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Architecture Overview

Verite’s identity topology is attestation-based. People and institutions make claims about their identities, and others (such as financial institutions and service providers) attest to the validity of those claims by providing cryptographic proofs about them. Once such a cryptographic attestation exists, people can choose to share them with other entities and services that can then verify the attestation as proof of the claim.

This article describes the architectural topology and key components of this model.

Identity Hierarchy

In this architecture, individuals and institutions have one or more identities, and each of those identities in turn may have multiple claims associated with it. This digital hierarchy maps to the physical world in which entities such as individuals and institutions have several identity contexts: A person may have a financial identity, a healthcare identity, a university identity, a social media identity, etc. Each of those unique identity contexts have separate claims associated with them.

Verite's identity topology is attestation-based

Verite focuses on the identity claims and how to prove them to others without sharing more data than is needed (data minimization) and without relying on others to control the claims or control the act of sharing them.

Identity Protocol

Decentralized identity protocols define the way attestations are issued, stored, requested, verified, and revoked.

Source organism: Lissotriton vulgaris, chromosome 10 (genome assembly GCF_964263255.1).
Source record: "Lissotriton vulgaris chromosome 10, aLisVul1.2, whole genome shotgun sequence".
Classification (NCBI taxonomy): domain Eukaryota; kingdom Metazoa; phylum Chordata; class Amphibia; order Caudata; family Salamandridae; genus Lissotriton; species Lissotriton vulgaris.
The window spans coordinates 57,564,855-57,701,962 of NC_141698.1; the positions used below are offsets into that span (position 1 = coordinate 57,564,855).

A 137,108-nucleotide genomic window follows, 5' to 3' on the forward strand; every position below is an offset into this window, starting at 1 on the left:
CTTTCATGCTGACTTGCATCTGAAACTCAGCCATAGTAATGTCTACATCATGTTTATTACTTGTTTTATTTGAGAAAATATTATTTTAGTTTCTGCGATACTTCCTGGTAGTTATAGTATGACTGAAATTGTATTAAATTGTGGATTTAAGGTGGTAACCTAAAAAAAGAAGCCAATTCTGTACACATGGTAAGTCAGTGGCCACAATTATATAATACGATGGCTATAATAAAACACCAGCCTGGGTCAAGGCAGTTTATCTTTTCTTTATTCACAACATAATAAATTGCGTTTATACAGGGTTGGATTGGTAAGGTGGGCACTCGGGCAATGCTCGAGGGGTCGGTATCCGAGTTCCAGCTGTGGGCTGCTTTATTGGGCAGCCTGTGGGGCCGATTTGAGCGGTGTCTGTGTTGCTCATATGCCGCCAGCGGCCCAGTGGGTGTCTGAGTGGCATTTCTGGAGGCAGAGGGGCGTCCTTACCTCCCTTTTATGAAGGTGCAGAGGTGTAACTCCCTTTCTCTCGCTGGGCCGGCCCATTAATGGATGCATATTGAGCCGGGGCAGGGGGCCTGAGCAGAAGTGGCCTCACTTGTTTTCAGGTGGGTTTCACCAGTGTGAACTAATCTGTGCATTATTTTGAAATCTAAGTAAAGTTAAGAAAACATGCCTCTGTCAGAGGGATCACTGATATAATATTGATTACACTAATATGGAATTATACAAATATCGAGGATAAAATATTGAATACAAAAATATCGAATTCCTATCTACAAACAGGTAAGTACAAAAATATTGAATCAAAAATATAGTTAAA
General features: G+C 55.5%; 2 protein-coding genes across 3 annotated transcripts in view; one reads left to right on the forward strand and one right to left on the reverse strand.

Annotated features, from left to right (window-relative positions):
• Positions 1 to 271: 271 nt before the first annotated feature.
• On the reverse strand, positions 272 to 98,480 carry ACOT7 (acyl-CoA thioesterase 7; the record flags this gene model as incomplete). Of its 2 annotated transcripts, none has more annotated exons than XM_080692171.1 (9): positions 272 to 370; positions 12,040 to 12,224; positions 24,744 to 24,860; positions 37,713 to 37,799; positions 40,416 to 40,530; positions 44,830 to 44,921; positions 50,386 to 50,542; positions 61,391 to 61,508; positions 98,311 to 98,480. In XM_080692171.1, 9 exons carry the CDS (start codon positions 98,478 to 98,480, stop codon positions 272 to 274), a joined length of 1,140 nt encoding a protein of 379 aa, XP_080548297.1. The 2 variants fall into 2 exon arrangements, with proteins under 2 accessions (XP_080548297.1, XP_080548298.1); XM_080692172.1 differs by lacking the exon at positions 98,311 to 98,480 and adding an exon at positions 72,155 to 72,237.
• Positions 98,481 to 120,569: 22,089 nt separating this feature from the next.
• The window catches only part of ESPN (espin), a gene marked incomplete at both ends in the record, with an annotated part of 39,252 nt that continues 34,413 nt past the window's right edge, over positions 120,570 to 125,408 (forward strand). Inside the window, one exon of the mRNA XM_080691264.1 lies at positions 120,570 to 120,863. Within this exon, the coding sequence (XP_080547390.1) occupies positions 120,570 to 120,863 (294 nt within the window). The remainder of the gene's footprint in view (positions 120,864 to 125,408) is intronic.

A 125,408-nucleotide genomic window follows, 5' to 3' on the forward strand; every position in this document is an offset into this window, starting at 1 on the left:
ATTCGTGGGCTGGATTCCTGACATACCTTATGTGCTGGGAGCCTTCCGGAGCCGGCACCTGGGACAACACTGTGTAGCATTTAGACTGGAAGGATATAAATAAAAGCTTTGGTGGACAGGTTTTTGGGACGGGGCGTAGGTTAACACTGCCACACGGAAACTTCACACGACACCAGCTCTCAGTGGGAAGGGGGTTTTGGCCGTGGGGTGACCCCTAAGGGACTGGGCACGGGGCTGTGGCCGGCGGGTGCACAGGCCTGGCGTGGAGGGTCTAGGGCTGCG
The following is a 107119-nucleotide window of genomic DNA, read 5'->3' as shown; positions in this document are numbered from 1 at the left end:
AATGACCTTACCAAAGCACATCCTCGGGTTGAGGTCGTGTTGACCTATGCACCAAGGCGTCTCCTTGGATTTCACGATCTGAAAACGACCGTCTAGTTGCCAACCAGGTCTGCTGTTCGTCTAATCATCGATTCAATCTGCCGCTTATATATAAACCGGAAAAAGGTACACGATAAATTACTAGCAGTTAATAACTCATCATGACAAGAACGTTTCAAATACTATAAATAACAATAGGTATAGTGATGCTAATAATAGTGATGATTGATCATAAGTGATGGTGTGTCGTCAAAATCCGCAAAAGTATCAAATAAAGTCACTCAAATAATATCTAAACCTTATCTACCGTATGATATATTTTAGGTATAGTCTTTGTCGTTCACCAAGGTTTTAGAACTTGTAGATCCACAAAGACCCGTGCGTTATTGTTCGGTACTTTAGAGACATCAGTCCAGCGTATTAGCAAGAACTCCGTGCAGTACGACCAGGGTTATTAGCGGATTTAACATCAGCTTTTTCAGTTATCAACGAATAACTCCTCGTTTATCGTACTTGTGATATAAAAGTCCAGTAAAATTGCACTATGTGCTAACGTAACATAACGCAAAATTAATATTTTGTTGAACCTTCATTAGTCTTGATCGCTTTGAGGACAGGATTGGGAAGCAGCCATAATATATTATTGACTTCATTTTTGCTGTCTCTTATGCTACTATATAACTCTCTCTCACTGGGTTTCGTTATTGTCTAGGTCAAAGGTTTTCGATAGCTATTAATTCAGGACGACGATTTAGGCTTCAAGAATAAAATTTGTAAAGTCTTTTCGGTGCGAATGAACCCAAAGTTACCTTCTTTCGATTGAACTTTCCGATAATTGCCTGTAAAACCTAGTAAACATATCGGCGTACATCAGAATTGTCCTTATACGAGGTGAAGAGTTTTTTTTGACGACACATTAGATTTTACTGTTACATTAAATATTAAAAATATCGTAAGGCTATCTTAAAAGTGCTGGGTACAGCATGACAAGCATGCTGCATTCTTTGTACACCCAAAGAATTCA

The protocols enable individuals and institutions to request and receive cryptographic attestations about identity claims from an "issuer". A financial institution issuing attestations about KYC or accredited investor status to its customers is an an example of an issuer.

Individuals and institutions can custody and manage these attestations in their crypto/identity wallets. The attestations take the form of "Verifiable Credentials".

The individuals and institutions who receive Verifiable Credentials about their identities are often referred to as "subjects" and the identity responsible for custodying the Verifiable Credentials is referred to as a "holder." The subject and holder are the same when self-custodying, but they are not the same if the subject uses a hosted wallet service. One example of a subject is a customer who receives a KYC Verifiable Credential from her financial institution. If she custodies this Verifiable Credential in her own wallet, she is also the holder; if she chooses to custody the credential in a hosted wallet service, then the wallet service is the holder.

Individuals and institutions decide when and with whom they want to share their Verifiable Credentials. Those who request and receive Verifiable Credentials are referred to as "verifiers" or more generally as "relying parties". A smart contract requiring proof of KYC is one example of a relying party.

Identity relationship between issuer, subject, verifier, and registry

Foundational Standards